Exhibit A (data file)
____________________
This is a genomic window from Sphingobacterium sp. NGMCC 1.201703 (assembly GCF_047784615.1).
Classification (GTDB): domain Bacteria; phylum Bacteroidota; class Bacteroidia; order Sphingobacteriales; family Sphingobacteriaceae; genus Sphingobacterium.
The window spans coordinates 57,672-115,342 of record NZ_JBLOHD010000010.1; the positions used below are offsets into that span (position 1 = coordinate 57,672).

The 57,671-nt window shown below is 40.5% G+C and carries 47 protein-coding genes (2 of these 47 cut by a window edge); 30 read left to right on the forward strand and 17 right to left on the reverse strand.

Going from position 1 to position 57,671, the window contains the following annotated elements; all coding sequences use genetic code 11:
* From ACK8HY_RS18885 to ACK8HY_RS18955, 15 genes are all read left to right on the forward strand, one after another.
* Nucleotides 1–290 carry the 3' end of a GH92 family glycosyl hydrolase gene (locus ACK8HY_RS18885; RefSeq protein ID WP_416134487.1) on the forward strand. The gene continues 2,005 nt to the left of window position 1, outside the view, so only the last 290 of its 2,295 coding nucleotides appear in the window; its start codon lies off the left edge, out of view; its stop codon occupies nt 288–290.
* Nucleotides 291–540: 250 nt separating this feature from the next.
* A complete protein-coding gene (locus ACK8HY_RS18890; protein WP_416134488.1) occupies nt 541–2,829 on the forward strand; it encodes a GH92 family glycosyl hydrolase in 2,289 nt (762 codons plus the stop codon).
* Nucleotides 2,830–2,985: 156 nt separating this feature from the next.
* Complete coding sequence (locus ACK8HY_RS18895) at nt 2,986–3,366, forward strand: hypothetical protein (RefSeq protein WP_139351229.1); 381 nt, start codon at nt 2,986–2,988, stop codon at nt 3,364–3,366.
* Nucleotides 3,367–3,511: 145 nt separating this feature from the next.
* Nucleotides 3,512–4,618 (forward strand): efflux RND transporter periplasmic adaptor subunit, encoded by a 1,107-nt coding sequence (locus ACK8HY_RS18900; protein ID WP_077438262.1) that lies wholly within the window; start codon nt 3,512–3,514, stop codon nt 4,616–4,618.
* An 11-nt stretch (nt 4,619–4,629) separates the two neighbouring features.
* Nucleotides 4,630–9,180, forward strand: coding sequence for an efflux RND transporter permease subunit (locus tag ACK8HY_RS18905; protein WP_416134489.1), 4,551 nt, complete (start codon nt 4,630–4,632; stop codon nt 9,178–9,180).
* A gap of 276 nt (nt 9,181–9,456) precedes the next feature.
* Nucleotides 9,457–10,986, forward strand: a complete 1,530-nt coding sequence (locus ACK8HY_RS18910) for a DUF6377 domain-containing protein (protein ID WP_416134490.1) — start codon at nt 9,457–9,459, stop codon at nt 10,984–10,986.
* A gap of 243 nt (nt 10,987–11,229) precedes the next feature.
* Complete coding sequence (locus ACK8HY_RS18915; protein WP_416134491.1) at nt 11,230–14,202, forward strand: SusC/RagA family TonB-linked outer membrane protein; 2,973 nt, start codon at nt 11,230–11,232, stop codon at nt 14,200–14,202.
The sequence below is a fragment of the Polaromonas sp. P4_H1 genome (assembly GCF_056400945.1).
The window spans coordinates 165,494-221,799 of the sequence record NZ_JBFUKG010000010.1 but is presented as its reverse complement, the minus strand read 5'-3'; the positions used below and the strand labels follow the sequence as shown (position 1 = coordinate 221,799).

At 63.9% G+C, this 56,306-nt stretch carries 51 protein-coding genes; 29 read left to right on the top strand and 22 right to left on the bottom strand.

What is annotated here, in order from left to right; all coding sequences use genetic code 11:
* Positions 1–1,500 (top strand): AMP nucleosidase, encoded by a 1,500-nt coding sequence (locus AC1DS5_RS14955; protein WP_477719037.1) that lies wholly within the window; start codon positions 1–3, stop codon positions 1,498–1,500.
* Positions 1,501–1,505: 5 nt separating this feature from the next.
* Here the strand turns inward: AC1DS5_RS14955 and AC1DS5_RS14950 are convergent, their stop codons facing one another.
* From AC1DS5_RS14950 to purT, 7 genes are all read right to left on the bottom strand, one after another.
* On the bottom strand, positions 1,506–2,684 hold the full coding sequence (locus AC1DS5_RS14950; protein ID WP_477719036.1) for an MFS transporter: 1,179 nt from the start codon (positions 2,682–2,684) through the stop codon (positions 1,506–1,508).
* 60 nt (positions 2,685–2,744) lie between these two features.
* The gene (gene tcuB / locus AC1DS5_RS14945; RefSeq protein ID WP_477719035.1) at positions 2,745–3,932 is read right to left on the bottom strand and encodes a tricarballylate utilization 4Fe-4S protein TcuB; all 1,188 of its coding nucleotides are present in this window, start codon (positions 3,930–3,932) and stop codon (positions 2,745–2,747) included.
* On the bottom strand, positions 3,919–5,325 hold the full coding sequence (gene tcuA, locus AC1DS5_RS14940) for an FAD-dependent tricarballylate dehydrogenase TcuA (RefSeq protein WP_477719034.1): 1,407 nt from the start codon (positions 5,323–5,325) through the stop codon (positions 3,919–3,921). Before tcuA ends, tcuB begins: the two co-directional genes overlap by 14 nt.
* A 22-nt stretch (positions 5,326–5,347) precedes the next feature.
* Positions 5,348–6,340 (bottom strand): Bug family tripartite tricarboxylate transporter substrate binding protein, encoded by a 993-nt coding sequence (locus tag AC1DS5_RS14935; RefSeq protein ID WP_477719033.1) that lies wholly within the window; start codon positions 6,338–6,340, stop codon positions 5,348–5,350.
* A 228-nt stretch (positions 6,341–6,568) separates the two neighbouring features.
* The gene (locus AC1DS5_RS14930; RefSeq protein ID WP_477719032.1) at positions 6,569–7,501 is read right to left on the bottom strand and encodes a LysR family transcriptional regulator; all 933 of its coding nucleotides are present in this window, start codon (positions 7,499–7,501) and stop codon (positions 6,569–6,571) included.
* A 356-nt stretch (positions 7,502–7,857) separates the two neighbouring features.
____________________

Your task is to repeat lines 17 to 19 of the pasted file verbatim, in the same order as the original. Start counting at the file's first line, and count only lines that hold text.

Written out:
* Nucleotides 9,457–10,986, forward strand: a complete 1,530-nt coding sequence (locus ACK8HY_RS18910) for a DUF6377 domain-containing protein (protein ID WP_416134490.1) — start codon at nt 9,457–9,459, stop codon at nt 10,984–10,986.
* A gap of 243 nt (nt 10,987–11,229) precedes the next feature.
* Complete coding sequence (locus ACK8HY_RS18915; protein WP_416134491.1) at nt 11,230–14,202, forward strand: SusC/RagA family TonB-linked outer membrane protein; 2,973 nt, start codon at nt 11,230–11,232, stop codon at nt 14,200–14,202.